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06 January, 2010

Obama Home Affordable Program not for me

I feel left out right now.

And it's not fair. But there's nothing I can do about it.

My credit is 820. As you probably know, that's good credit. Better than good. I bought a home about 2 years ago, a little bit past the peak of the market. Prices had started coming down. At present, my house is probably worth just about what I paid for it, give or take a couple of percent. So I'm not in the red. I'm not "upside-down", as they call it.

But I can't get in on the refinancing fun. Everyone else got the 4.5%, the 4.75%. Not me. And the simple reason is that the loan that I was sold, which sounded perfectly good at the time, is a loan that is being excluded from consideration for virtually all refinancing plans. When I bought my place, I was only able to make a downpayment of 10%. There are two ways that this is usually handled. Option 1 is to have something called "PMI", or Mortgage Insurance, which is essentially a tax that the bank charges you for not being able to put down 20%. Option 2 is to do two mortgages; a primary mortgage for 80%, and then a secondary (sometimes called a Home Equity Line of Credit) for the 10% that makes up the difference of what you were not able to put down (in some cases, these were being issued for the entire 20% remainder - i.e. zero down mortgages).

The great offer that I was given by my mortgage broker was an Option 3, which was a 90/10 loan with "lender-paid" PMI. What this means was that I have a single loan for 90% of the value of the home (10% downpayment), and the mortgage insurance was folded into the interest rate, rather than being charged explicitly as a separate item. This was supposed to be a better deal for me, according to him. But now, I can see, for a variety of reasons, it was not a better deal.

First, if you do an 80/10 loan, then you could eventually pay off your 10% portion, and have a rapidly decreased effective interest rate, since those 10% portions are usually a crappy rate. Second, if you have PMI, you could always have your home appraised if it gains sufficient equity, and then you would be absolved of the PMI payment, and again, save a couple of hundred a month.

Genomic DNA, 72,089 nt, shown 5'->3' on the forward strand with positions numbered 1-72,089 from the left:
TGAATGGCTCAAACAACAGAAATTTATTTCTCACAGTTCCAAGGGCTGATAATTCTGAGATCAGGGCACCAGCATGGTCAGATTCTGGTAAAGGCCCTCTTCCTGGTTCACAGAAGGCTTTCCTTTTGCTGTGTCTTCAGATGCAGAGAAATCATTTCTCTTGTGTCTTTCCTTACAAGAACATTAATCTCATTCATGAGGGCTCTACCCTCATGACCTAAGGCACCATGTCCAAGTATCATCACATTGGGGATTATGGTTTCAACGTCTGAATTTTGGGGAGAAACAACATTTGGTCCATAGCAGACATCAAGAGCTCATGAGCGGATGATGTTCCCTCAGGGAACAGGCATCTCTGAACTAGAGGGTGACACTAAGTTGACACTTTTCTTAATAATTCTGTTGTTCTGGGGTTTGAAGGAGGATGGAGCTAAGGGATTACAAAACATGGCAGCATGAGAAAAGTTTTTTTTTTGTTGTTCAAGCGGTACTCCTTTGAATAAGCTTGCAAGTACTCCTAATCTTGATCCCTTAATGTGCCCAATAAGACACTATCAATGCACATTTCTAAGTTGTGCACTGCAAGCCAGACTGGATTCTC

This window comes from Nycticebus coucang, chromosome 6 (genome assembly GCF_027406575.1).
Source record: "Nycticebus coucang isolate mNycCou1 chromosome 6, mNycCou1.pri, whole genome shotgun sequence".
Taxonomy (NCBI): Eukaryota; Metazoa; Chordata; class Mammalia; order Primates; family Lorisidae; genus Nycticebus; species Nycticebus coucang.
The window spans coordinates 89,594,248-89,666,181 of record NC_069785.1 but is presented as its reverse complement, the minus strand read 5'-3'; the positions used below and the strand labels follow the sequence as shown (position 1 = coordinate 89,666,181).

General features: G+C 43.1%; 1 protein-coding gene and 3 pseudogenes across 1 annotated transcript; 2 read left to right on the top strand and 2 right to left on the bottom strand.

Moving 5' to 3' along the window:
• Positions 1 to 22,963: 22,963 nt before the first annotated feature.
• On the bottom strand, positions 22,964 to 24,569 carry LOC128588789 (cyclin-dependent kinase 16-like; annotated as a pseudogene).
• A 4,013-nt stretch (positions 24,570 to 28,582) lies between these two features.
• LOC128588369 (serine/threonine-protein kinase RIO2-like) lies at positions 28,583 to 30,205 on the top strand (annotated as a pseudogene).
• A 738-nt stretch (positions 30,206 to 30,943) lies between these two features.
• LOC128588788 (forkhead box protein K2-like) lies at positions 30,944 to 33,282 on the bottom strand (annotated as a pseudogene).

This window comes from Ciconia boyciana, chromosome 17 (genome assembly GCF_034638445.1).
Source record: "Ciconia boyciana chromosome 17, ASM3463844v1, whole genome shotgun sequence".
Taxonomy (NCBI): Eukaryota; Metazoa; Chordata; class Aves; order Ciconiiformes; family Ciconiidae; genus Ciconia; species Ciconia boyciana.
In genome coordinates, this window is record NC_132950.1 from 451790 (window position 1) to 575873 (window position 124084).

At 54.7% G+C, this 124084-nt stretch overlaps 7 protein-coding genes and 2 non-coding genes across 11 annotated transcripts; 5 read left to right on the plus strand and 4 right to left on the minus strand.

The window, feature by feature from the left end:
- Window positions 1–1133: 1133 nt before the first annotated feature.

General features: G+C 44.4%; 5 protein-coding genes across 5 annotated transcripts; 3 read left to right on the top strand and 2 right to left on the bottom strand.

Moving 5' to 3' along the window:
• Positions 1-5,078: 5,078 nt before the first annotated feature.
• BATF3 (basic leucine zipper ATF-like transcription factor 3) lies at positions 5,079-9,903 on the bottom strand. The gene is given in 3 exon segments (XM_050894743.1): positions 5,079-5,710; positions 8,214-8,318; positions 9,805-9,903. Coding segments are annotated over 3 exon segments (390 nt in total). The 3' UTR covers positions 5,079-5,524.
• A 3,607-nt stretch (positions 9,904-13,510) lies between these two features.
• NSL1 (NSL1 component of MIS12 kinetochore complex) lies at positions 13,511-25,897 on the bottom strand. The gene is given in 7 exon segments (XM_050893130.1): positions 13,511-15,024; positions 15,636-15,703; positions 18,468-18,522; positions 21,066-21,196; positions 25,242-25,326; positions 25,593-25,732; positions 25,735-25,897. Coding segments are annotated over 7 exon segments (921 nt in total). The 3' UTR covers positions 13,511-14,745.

But with the option I have right now, I am stuck, because all of the money that Obama's plan is throwing at borrowers good and bad, is not going to anyone with loans such as the one that I have with GMAC Mortgage. If you've got PMI, lender-paid or otherwise, you do not qualify.

There's a massive amount of irony here, because there are people who have completely horrible credit, or have been missing payments left and right. They will qualify for this refinance program, even though they'll likely continue to miss payments. I have never missed a payment, have excellent credit, and will be stuck at 5.75% indefinitely, because at the point where I have enough equity to qualify for refinancing, the interest rates will likely be too high to justify doing it.

3 comments:

  1. Be thankful your deal doesn't include you paying your PMI. I'm not sure how long I'll have to wait to try for an appraisal to see if I can drop it. My only solace is that I'm gonna get a sexy $8000 in addition to my standard tax return. New dishwasher, new water heater and the rest goes to savings.

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  2. 5.75% is still a terrific rate. Seriously-- there are a LOT of people who would be OVERJOYED to be paying at that rate. It's too bad that you don't see yourself as fortunate, since you've got a wonderful home, a wonderful job, in a wonderful city, with a wonderful partner, play in a wonderful band, have wonderful friends, and on top of it, a wonderful car with wonderful gas mileage. I guess having that <1% interest rate you may or may not have the potential to knock off a loan on your beautiful home must be a killer.

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  3. I would be so happy with 5.75%! However I do understand what your saying....I've paid every bill on time for 5 years and have great credit but I'm "underwater" and can not refi my ARM. I was told this is what I had to get to get the house I wanted, and I could refi in a year or two and get a great loan. That was not the case, I was soon "underwater".

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